Recent Releases In Global Health
Blog, Editorial Address Unsafe Abortion In Developing Countries
In light of a recent Guttmacher Institute report that indicated 70,000 women in developing countries die each year from unsafe abortion, a Lancet editorial outlines ways to reduce deaths, and says, “The current political climate is favourable, because the global-gag rule (the U.S. Government’s policy on banning funding of foreign organisations linked to any type of abortion practice) is out of favour” (10/17).
In The Hill’s “Congress Blog,” Guttmacher’s Director of Government Affairs Susan Cohen writes, “It’s time for the U.S. to get serious about addressing better access to contraception, unwanted pregnancy and unsafe abortion as the key public health challenges they are.” Cohen lays out her view on how U.S. global health policy can be “engaged in mitigating the impact of unsafe abortion” (10/14).
Fogarty International Center Announces Global Health Grants
The Fogarty International Center, part of NIH, announced more than $9.23 million in grants as part of the “Informatics Training for Global Health” program, which “is intended to increase informatics expertise in low- and middle-income countries by training scientists to design information systems and apply computer-supported management and analysis to biomedical research” (Policy Tracker, 10/14). More information on recent U.S. global health policy developments is available on Kaiser’s Policy Tracker tool.
Blog: Biofuel Vs. Food
The Global Health blog on Change.org examines the boosting of biofuel consumption as part of the recently launched U.S. National Institute of Food. “This is a really bad idea if fighting hunger is a priority. Biofuels either require new arable be created (cutting down rainforest etc) or arable land used for food production is re-purposed in land for biofuels. Doing this in countries that suffer food insecurity and hunger (as often happens) is utter madness” (Smith, 10/14).
Viewpoint Piece Addresses Zimbabwe’s Health System
A Lancet viewpoint article describes Zimbabwe’s “recent health crisis and its causes, and make[s] proposals for an effective and sustainable health system.” The authors conclude, “Zimbabwe’s once proud achievements in health have been undermined over the past 20 years by increasing poverty, bad governance, poor economic policies, widespread HIV/AIDS, and a weakened health system. â€¦ A new opportunity now exists to rebuild the health-care system; its success will be contingent on firmly re-establishing the principles of social justice, equity, and public participation” (10/13).
Blog: Congressman DiscussesÂ U.S. Health Investments In Kenya
The CSIS Commission on Smart Global Health Policy’s blog features video of a recent talk by Rep. Keith Ellison (D-Minn.), in which he discussed the Commission’s trip to Kenya. He “repeatedly emphasized the need for sound global health policy. ‘It spreads good will,’ he said. ‘It builds communities. It provides opportunities for partnership. Itâ€™s the right thing to do'” (Gannon, 10/13).
Blog: Uganda Health Minister’s Letter To Clinton; Finding 140,000 New Health Workers For PEPFAR
“In a letter to Secretary of State Hillary Clinton, Dr. Stephen Mallinga [Uganda’s health minister] says any weakening in U.S. support or funding for PEPFAR and the Global Fund to Fight AIDS, Tuberculosis and Malaria would be a significant setback for Uganda and other countries, and indeed could strain partnerships with key African allies,” according to the Infectious Diseases Center for Global Health Policy’s “Science Speaks” blog. “No word yet about a response from Clinton or from Dr. Eric Goosby, the Obama Administrationâ€™s global AIDS coordinator, who was copied on the missive,” the blogs writes (10/13).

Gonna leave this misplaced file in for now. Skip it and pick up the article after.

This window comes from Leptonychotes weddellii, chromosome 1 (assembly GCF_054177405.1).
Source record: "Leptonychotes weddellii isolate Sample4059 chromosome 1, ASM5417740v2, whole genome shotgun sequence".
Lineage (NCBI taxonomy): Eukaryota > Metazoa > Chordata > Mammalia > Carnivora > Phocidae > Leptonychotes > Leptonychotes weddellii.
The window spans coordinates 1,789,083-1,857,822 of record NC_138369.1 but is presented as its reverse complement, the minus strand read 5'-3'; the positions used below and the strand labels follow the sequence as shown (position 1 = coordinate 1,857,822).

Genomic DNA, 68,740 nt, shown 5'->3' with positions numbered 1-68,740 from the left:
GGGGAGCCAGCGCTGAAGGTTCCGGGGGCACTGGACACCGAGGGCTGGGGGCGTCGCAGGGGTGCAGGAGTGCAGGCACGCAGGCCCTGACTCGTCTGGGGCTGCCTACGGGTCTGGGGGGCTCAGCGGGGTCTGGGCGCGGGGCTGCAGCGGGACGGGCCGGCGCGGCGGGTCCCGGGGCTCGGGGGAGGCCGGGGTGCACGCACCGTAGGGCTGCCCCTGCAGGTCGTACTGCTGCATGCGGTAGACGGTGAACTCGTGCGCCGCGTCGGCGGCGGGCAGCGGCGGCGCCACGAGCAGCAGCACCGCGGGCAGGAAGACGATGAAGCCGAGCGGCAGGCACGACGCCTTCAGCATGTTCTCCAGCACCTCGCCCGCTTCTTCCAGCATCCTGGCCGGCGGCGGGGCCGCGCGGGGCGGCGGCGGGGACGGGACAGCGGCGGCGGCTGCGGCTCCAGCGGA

In a separate post, the blog reports on a recent discussion at the Global Health Council about the question of how to recruit and retain “140,000 new health care workers over the next five years in countries hard hit by the AIDS epidemic.” The target is part of a provision that lawmakers included when they reauthorized PEPFAR. According to the blog, “turning that promise into a reality is a tall order, given the severity of current workforce shortages, the time, effort and expense involved in training new doctors and nurses, and the brain drain of health care professionals from resource poor countries to more affluent ones” (10/8).
‘Road Map’ To Fight Malaria, TB, HIV/AIDS
In the Archives of Internal Medicine, a group of global health leaders outlines “a road map” to control malaria, tuberculosis, and HIV/AIDS. “The burden of these diseases can be reducedâ€”but only with increased governmental and nongovernmental resources, effective public-private partnerships, and strengthened disease-specific and general health systems,” they write (Frieden, et al., 10/12).
Blog: U.S. Leadership In Global Development
Sheila Herrling of the Center for Global Development examines who leads efforts “for U.S. engagement in the world” in a post on the “Rethinking U.S. Foreign Assistance Blog.” Herrling discusses the roles leaders play at the State and Defense Departments and at USDA, which has recently “voiced its interest in playing a greater leadership role in the development space” (10/12).
The KFF Daily Global Health Policy Report summarized news and information on global health policy from hundreds of sources, from May 2009 through December 2020. All summaries are archived and available via search.